Investing in a mutual fund has some advantages over investing in individual stocks. Here are four important benefits:

  • Diversification: Because a mutual fund holds different kinds of investments — stocks, bonds, cash and/or alternative investments — investors are somewhat protected from the volatility of the general market. For example, stock prices often rise as bond prices fall, and vice versa. An investor who holds a mutual fund that includes both stocks and bonds will see falling stock prices offset by rising bond prices, and therefore will not lose as much as someone who is invested only in stocks.
  • Professional management: Mutual funds have professional managers whose job is to choose the best stocks, bonds and other investments. These experts research investments to select the best ones and then monitor their performances. Some mutual funds, called index funds, don’t have professional managers but instead track the investments in an index, such as the S&P 500.
  • Time: Because a professional manager monitors the fund, you don’t have to spend your own time looking at stock websites and company news to make investment decisions yourself.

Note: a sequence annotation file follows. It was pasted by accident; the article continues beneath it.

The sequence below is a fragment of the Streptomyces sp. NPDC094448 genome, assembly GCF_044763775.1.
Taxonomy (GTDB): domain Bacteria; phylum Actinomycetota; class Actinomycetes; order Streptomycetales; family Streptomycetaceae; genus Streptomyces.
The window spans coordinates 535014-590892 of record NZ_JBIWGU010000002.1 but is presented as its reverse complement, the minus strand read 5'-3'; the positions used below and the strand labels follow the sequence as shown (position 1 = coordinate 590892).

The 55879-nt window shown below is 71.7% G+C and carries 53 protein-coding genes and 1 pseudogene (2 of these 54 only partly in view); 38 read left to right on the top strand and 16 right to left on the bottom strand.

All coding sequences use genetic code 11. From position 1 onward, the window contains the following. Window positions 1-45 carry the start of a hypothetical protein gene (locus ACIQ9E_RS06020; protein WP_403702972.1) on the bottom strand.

• Liquidity: Mutual funds can be sold at any time. The price is determined by the net asset value, or NAV, which is the value of all of the holdings divided by the number of shares, less any redemption fees. Some mutual funds, known as exchange-traded funds, trade like stocks, based on supply and demand.

Cons of Mutual Funds

Mutual funds also have a few disadvantages, including the following:

  • Fees and taxes: All mutual funds have fees that must be paid by investors. In addition, mutual funds have capital gains, or profits, that are distributed to shareholders, either in cash or through additional shares. These gains are taxable. Plus, you might have taxable gains in a mutual fund even if you don’t sell the fund.
  • Moderate gains: Diversification is usually considered an advantage with mutual funds, but in some cases, it could be considered a disadvantage. Because mutual funds spread your money among different investments with an eye toward avoiding any large losses, the strategy also avoids large gains.
  • Risk of loss: Mutual funds tend to be a safer investment than individual stocks, but you can still lose money. If the value of the investments held in a mutual fund declines, the value of the fund will also decline. If you then sell your shares at a lower price than the price you bought them for, you will lose money.
Investing for Everyone

Pros of Stocks

Investing in stocks has certain advantages. Here are three of the most important ones: